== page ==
FOREVER FAMOUS FOR being part of the pioneering husband-and-wife team that were the first people to film great white sharks underwater without a cage, and for capturing the live scenes from the infamous movie, Jaws, Valerie Taylor’s influence and impact extends far further than the realm of underwater filmmaking; she is one of the world’s most avid and successful marine conservationists.
VALERIE TAYOR’S LOVE affair with the ocean started with freediving and spearfishing in the waters of her native Australia. In 1963, Valerie, née Heighes, married Ron Taylor, forming an inimitable partnership that lasted for the next 52 years. They soon switched from spearfishing to hunting marine life with cameras. In 1973 Valerie was featured on the cover of National Geographic holding the camera setup that Ron had designed and built for her.
VALERIE WAS THE clear star of the groundbreaking movie Blue Water, White Death testing the very first chainmail shark suit to full effect, in a thrilling encounter with a blue shark. The film included the world’s first 35mm footage of a great white in its natural habitat, a project that led to their work with Stephen Spielberg on Jaws. THEIR UNDERWATER FILMMAKING escapades brought them face-to-face with the increasing challenges facing the oceans. They discovered mining claims on several Coral Sea islands, vital breeding grounds for seabirds, bringing it to the attention of the government, and were instrumental in saving these remote islands.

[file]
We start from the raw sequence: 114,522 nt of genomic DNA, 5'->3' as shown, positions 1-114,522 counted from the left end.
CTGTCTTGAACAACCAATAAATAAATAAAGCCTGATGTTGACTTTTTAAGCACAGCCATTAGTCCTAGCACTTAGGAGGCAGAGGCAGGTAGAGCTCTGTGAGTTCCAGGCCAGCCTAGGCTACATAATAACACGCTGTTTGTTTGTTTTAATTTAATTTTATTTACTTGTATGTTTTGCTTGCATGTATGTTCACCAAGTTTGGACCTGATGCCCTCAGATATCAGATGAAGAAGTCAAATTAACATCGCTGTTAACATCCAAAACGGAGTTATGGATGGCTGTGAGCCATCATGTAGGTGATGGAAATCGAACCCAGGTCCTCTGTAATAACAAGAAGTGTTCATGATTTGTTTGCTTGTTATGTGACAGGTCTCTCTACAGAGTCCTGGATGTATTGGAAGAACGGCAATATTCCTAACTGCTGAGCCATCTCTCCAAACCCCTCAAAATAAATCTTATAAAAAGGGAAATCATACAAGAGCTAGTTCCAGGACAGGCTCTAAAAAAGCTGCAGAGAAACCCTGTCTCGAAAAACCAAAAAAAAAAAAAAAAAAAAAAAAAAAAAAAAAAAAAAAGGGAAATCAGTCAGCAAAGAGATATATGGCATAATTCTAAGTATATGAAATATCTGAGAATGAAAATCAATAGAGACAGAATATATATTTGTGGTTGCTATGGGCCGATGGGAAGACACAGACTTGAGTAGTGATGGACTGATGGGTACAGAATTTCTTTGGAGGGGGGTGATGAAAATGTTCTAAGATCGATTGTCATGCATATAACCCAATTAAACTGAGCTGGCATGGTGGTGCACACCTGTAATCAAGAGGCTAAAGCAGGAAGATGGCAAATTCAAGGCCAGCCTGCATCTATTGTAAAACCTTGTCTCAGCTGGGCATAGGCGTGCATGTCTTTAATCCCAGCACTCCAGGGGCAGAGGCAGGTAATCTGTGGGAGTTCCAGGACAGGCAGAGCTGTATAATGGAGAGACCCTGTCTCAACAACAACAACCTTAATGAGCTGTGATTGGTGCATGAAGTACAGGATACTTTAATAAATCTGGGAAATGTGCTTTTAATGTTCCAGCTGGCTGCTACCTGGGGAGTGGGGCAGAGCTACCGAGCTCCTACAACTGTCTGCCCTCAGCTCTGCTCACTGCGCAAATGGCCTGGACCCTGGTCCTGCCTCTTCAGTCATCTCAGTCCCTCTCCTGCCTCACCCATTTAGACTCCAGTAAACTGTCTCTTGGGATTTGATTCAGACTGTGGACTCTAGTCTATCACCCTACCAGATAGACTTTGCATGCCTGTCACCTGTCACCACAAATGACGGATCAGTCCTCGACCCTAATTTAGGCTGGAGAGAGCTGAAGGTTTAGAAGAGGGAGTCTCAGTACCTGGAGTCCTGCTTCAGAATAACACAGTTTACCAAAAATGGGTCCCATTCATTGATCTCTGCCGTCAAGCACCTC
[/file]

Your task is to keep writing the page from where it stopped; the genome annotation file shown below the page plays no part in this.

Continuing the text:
THEY WENT ON to campaign for the protection of a number of important marine ecosystems, including the now iconic Cod Hole, at which potato cod can still be found today, thanks to their tireless efforts.
IN 2000 VALERIE Taylor was inaugurated into the American Women Divers Hall of Fame, and she and Ron become inaugural members of the International Scuba Diving Hall of Fame.
IN 2013 VALERIE was a invited by the Australian government when they declared a marine sanctuary in the Southern Ocean, naming it the “Ron and Valerie Taylor Marine Park”.
AT THE AGE of 81, she is still actively advocating for the oceans.